Waiting for the Conclave. Patronages, political strategies, and dynastic logics in the dispatches between Cardinal Alessandro Bichi and Mazarino (1654-1655), by Barbara Gelli
The article analyses the unpublished correspondence between Cardinals Giulio Mazzarino and Alessandro Bichi on the occasion of the Conclave of 1654-1655 that led to the election of Pope Alexander VII. Bichi was France’s main interlocutor in the Curia and his letters help to better understand his role as head of the French faction: they highlight the strategies used to compact the faction’s adherents, gain new supporters, and forge alliances with an unprecedented grouping of independent cardinals, the socalled “Flying Cardinals”. The work also highlights the considerable degree of autonomy granted to these figures, so much so that, in the present case, Bichi was able to complement the dictates of the Crown with his own dynastic logics.
Keywords: Conclave; Cardinal factions; Rome; France.
For the survival of the Empire. The Carignan-Salières Regiment in Nouvelle France and the Iroquois danger (1665-1668), by Giuseppe Patisso
In the first half of 17th century New France, the empire constituted by France in North America, had to face serious political and administrative difficulties. The fragility of the colonial government, entrusted to the Compagnie des Cent Associés, not allowed to put an end to the continuous attacks of the Iroquois Confederacy and to solve the critic under population of the North American colonies. When the Compagnie des Cent Associés failed, Louis XIV and Colbert took charge of the government of the empire. In 1665, to solve the military and demographic problems of New France, they decided to send to the New World the French-Piedmontese regiment known as Carignan-Salières.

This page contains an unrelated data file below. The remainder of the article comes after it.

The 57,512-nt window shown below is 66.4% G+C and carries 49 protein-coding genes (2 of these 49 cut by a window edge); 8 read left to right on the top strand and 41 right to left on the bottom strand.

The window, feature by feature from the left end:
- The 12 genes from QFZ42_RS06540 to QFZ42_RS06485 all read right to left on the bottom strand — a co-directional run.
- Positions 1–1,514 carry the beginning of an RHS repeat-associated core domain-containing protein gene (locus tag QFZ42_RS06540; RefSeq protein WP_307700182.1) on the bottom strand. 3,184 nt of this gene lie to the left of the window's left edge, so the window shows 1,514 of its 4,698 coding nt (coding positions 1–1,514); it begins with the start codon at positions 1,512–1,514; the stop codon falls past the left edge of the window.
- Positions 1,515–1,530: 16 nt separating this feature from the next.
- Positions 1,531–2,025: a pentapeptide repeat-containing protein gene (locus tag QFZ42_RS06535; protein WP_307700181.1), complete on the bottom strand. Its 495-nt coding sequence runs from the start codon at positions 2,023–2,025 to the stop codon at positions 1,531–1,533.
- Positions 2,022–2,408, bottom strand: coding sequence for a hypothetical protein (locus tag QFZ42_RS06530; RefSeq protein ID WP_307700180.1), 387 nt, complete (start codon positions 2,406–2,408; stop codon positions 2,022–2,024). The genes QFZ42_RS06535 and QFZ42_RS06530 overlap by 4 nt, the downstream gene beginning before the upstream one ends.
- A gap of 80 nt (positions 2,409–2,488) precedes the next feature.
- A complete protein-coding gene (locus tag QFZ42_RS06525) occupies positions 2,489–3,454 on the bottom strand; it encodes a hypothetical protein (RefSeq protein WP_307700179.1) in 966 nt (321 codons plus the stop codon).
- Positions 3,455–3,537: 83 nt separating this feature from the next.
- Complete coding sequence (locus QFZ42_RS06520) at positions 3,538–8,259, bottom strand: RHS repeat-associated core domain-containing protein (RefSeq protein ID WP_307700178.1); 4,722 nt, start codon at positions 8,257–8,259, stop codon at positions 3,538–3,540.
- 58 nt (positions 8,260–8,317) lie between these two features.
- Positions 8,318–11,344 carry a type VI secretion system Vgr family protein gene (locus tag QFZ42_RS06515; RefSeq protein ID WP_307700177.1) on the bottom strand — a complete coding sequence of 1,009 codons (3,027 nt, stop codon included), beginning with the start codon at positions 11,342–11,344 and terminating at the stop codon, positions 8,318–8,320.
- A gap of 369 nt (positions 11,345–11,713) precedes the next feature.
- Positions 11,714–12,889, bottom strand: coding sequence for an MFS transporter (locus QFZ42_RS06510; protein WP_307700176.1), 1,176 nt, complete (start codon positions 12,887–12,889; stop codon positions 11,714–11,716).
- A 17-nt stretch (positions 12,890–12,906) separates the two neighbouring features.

Keywords: Nouvelle France; North America; Carignan-Salières Regiment; Iroquois Confederacy; Colonization Policies; Holy War.
«The French are hostile, and Indians their tools». The English and the Amerindian question in Nova Scotia (1713-1749), by Fausto Ermete Carbone
With the Treaty of Utrecht, England gained several regions in North America at the detriment of the French Empire. Among these, Acadia and Hudson Bay were particularly important from a strategic point of view. The management of the Acadian region, renamed Nova Scotia after the treaty, proved to be particularly complex for the British. This colony was largely under-populated, and the backbone of the population was made up of French Catholics – the Acadians – and several American-Indian tribes that were closely intertwined with New France. Essentially, it was a region with a well-defined socio-economic system that seemed to be not disposed to favour the alternation between the French and English at the lead of the colony. This paper aims to analyze the policy adopted by the English in order to resolve the social tensions that marked Anglo-Indian relations in Nova Scotia in the aftermath of the Treaty of Utrecht.
Keywords: Nova Scotia; Amerindian question; British Empire; New France; Mascarene’ s treaty.